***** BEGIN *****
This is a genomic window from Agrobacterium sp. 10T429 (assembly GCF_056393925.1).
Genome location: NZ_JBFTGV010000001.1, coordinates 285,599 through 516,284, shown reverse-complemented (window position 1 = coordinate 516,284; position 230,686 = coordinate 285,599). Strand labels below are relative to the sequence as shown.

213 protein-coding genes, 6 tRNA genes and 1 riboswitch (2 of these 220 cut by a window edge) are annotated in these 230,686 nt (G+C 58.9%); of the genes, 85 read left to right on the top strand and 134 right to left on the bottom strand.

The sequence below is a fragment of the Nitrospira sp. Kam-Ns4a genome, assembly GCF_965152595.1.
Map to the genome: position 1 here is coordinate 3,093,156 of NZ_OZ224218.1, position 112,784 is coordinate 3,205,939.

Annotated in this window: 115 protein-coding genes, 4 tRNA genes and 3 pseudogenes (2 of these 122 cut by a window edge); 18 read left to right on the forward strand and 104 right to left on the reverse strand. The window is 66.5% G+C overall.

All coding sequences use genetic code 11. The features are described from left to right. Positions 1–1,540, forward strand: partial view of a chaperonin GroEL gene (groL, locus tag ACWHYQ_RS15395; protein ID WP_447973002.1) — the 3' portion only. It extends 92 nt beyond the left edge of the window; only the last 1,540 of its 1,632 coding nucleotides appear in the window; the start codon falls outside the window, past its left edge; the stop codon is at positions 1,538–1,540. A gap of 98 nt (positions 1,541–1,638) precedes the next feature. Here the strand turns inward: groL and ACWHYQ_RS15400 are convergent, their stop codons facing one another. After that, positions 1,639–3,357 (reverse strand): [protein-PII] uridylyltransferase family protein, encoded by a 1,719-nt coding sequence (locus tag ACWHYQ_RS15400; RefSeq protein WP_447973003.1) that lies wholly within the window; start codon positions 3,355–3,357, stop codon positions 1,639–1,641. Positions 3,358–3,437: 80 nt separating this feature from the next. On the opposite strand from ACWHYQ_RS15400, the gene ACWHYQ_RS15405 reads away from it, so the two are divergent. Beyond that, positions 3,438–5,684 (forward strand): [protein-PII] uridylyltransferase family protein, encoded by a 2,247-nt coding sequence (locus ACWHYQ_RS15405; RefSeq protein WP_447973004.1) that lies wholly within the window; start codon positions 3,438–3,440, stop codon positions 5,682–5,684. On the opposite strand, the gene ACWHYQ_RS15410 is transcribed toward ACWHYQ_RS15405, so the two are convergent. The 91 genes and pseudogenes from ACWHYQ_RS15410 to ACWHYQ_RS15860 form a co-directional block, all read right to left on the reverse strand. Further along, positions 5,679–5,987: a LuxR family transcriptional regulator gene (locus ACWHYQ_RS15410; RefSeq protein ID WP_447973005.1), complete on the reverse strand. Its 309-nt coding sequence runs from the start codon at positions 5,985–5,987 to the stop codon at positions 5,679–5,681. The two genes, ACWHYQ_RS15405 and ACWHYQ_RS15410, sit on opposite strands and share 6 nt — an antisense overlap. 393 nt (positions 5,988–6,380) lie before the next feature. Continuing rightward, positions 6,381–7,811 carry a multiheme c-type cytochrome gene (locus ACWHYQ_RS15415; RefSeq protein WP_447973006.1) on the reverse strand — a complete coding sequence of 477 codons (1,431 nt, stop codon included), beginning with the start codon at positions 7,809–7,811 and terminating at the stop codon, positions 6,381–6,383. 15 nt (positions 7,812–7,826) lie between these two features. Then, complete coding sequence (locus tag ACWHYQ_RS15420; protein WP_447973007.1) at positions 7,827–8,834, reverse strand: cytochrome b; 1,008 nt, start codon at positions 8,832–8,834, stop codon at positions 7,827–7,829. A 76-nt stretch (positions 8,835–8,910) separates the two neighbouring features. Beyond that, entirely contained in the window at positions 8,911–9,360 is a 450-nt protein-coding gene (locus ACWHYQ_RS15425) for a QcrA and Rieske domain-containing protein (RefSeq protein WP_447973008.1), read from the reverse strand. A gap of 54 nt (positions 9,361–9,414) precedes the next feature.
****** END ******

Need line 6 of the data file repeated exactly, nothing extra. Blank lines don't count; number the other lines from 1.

Annotated in this window: 115 protein-coding genes, 4 tRNA genes and 3 pseudogenes (2 of these 122 cut by a window edge); 18 read left to right on the forward strand and 104 right to left on the reverse strand. The window is 66.5% G+C overall.